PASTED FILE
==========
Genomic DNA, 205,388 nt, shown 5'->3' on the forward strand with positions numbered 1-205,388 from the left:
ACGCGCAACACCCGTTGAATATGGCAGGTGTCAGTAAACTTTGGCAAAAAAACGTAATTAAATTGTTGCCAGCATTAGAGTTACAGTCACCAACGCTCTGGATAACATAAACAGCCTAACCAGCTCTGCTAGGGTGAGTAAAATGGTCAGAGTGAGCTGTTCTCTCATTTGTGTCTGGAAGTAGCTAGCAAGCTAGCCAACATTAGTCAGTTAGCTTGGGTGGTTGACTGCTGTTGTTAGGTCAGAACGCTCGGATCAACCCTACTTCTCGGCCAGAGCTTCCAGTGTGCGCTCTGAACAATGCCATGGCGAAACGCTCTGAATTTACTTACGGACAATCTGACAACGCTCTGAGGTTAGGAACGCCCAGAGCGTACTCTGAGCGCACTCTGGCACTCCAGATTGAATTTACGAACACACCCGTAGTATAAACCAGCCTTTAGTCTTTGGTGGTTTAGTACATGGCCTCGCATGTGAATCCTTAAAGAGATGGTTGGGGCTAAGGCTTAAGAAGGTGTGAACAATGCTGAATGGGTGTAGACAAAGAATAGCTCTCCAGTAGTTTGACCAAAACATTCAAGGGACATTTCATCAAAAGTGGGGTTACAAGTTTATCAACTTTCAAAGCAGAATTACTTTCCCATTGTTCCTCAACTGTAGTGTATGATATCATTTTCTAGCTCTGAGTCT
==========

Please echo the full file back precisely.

Genomic DNA, 205,388 nt, shown 5'->3' on the forward strand with positions numbered 1-205,388 from the left:
ACGCGCAACACCCGTTGAATATGGCAGGTGTCAGTAAACTTTGGCAAAAAAACGTAATTAAATTGTTGCCAGCATTAGAGTTACAGTCACCAACGCTCTGGATAACATAAACAGCCTAACCAGCTCTGCTAGGGTGAGTAAAATGGTCAGAGTGAGCTGTTCTCTCATTTGTGTCTGGAAGTAGCTAGCAAGCTAGCCAACATTAGTCAGTTAGCTTGGGTGGTTGACTGCTGTTGTTAGGTCAGAACGCTCGGATCAACCCTACTTCTCGGCCAGAGCTTCCAGTGTGCGCTCTGAACAATGCCATGGCGAAACGCTCTGAATTTACTTACGGACAATCTGACAACGCTCTGAGGTTAGGAACGCCCAGAGCGTACTCTGAGCGCACTCTGGCACTCCAGATTGAATTTACGAACACACCCGTAGTATAAACCAGCCTTTAGTCTTTGGTGGTTTAGTACATGGCCTCGCATGTGAATCCTTAAAGAGATGGTTGGGGCTAAGGCTTAAGAAGGTGTGAACAATGCTGAATGGGTGTAGACAAAGAATAGCTCTCCAGTAGTTTGACCAAAACATTCAAGGGACATTTCATCAAAAGTGGGGTTACAAGTTTATCAACTTTCAAAGCAGAATTACTTTCCCATTGTTCCTCAACTGTAGTGTATGATATCATTTTCTAGCTCTGAGTCT